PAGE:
Meru National Park in Kenya

Lush, sloping green hills, dense forest, sprawling plains and rivers filled with hippos, backdropped by Mount Kenya’s enchanting snow-crowned peak – Meru National Park is Kenya’s best, underrated jewel. Like the proverbial diamond in the rough, Meru is not a popular park, and is so rarely visited, that it is mostly empty throughout the year. This provides a rare, peaceful safari for those who discover this beautiful landscape.

  • Best Time to Go

    June – September

  • Average Safari Cost

    $100 - $850 pp/day

  • Highlights

    The Big Five, rarely busy, very stunning scenery, over 300 recorded bird species, and more.

Why Visit Meru National Park

For the scenery

With a diverse landscape consisting of forests, savannahs, swamps and rivers, Meru is beautifully scenic. A Scenic Safari Drive provides the perfect opportunity to view all the beauty that Meru has to offer.

For the wildlife

Meru offers visitors great game viewing opportunities, including the Big Five, although rhinos may be more difficult to spot. There is a large pride of lions in the park, and elephant and buffalo roam in large herds, while leopards are as elusive as ever. The park is also home to the mysterious lesser kudu and the shy dik-dik. Meru is a very underrated park, and it rarely gets crowded.

For the bird life

With over 300 recorded species, bird watching is sure to interesting in Meru. The endemic Golden Palm Weaver and Hinde’s Pied Babbler can be found here, as well as Pel’s Fishing-Owl, the Somali Ostrich and Somali Bee-eater. Bird life is always more vibrant during the wetter months (March – May, and November), as migratory specials will be present and birds will be in their mating plumage.

Pros and Cons

We know there are challenges to every safari, that is why we are here to help you choose the safari that’s right for you.
  • Wonderful wildlife viewing, including the Big Five
  • Very scenic and beautiful
  • The park is hardly ever busy
  • Lots of great options for accommodation
  • Great bird life
  • Wildlife can be shy
  • Sightings of predators are unpredictable

Best Time to Go

Meru can easily be visited throughout the year. There is one long dry season from June to February, when wildlife viewing is at its best. It does rain a bit in October and November, as well, but by December the rains have stopped.

From March to May is the wet season and is it great for bird watching and seeing newborn animals.

For more information when to visit see our Kenya Safari - Complete Travel Guide.

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Wildlife and Birds

While the Big Five is present, rhinos are difficult to spot in the thick vegetation of the rhino sanctuary, and predator sightings are unpredictable, despite the large pride of lions. Elephants and buffalos are easier to see, and the Tana River is home to large populations of Nile crocodiles and hippo. There are also rare antelope species such as the lesser kudu, the dik-dik and the gerenuk.</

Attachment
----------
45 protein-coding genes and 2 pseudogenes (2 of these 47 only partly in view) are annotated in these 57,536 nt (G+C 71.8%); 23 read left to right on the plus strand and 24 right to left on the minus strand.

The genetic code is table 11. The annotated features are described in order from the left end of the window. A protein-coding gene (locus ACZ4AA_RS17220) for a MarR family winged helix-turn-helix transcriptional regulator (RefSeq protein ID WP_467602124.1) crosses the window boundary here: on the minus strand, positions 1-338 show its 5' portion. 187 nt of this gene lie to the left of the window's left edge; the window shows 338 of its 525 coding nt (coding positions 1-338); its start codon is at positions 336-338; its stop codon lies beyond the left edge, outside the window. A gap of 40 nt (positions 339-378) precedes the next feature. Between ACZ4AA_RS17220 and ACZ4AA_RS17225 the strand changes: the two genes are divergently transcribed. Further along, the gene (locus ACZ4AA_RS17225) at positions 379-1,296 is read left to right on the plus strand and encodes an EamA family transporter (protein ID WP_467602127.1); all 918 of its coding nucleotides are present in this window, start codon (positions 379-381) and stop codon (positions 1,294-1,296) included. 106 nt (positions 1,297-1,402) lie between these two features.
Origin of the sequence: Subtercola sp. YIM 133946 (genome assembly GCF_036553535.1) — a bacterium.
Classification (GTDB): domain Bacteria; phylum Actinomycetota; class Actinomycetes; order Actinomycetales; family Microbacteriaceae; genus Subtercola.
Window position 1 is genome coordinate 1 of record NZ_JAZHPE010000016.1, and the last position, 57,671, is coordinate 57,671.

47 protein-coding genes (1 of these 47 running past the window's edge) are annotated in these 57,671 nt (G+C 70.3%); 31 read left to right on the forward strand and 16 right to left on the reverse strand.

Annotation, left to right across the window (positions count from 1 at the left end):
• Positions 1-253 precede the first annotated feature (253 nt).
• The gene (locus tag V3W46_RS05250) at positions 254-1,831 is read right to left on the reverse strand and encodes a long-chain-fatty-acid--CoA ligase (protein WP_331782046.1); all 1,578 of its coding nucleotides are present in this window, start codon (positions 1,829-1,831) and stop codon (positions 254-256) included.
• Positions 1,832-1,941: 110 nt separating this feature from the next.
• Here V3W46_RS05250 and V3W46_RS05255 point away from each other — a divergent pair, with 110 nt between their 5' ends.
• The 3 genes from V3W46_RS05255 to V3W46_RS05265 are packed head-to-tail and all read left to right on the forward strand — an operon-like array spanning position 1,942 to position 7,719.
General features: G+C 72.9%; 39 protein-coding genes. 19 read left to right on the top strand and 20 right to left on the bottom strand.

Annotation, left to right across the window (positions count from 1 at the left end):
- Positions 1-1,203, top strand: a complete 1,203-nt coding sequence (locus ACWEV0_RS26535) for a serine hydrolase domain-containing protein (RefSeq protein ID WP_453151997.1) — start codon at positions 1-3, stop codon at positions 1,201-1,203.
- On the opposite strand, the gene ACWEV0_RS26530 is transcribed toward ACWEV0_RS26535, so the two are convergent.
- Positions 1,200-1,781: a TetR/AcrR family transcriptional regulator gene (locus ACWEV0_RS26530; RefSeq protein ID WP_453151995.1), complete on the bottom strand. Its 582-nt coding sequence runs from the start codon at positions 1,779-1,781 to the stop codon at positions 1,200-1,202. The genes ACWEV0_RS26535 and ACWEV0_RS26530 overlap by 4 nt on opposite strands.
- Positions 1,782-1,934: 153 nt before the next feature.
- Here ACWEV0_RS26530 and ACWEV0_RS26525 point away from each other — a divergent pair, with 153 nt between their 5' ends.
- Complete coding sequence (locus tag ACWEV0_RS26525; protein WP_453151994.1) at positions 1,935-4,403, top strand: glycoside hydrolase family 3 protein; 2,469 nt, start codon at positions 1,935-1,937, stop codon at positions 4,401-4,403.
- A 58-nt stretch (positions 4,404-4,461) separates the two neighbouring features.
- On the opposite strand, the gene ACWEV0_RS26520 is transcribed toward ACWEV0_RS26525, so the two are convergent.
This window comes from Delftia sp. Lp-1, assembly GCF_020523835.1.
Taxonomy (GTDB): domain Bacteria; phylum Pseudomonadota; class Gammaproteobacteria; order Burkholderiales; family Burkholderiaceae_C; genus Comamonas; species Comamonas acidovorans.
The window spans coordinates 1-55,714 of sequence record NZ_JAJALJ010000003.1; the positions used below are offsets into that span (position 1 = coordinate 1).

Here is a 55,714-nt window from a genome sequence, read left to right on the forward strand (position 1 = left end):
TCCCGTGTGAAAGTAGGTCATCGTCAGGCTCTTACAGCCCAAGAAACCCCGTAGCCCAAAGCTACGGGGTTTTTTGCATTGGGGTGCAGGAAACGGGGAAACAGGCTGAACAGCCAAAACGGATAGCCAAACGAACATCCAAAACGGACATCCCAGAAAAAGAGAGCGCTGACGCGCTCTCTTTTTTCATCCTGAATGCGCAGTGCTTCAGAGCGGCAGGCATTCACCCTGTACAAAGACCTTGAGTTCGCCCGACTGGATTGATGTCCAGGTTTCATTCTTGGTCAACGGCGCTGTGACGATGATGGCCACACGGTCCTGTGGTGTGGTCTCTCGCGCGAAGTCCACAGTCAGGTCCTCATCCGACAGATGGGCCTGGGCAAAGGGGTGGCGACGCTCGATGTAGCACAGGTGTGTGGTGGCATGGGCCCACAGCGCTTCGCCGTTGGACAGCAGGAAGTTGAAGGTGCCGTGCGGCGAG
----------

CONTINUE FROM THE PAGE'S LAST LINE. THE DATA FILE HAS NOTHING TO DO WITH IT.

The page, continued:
List of Animals
  • Lion
  • Elephant
  • Leopard
  • Hippo
  • Buffalo
  • Hyena
  • Giraffe
  • Black Rhino
  • Kudu
  • Wildebeest
  • Zebra
  • Crocodile

Rare Animals

  • White rhino, Black rhino, Cheetah, Wild dog

Infrequently Seen Animals

  • Lion, Leopard, Hyena, Reticulated giraffe, Grevy’s zebra, Lesser kudu, Beisa oryx, Gerenuk, Bush pig, Waterbuck, Bohor reedbuck, Dik-dik, Duiker

Frequently Seen Animals

  • Elephant, Giraffe, Hippo, Buffalo, Burchell’s zebra, Wildebeest, Nile crocodile, Eland, Hartebeest Gazelle

Birding is good in Meru, with over 300 recorded species. Notable birds include two endemics: Golden Palm Weaver and Hinde’s Pied Babbler. Other notable birds include the African Fish Eagle, Vulturine Guineafowl and Golden-breasted Starling. From November to March is the best time for bird watching, as migratory birds will be present, and it is the breeding season.

Endangered Birds:

For a complete list of endangered birds in Kenya see our Kenya Safari - Complete Travel Guide.

Endemic and Near Endemic Birds

  • African Finfoot
  • African Fish Eagle
  • Bat Hawk
  • Black-faced Sandgrouse
  • Boran Cisticola
  • Buff-crested Bustard
  • Eastern Chanting Goshawk
  • Golden Palm Weaver (endemic)
  • Golden-breasted Starling
  • Grant’s Wood-hoopoe
  • Hartluab’s Bustard
  • Hinde’s Pied Babbler (endemic)
  • Long-tailed Fiscal
  • Martial Eagle
  • Northern Pied Babbler
  • Palm-nut Vulture
  • Pel’s Fishing-Owl
  • Saddle-billed Stork
  • Somali Bee-eater
  • Somali Ostrich
  • Taita Fiscal
  • Vulturine Guineafowl
  • Wattled Starling
  • Yellow-necked Spurfowl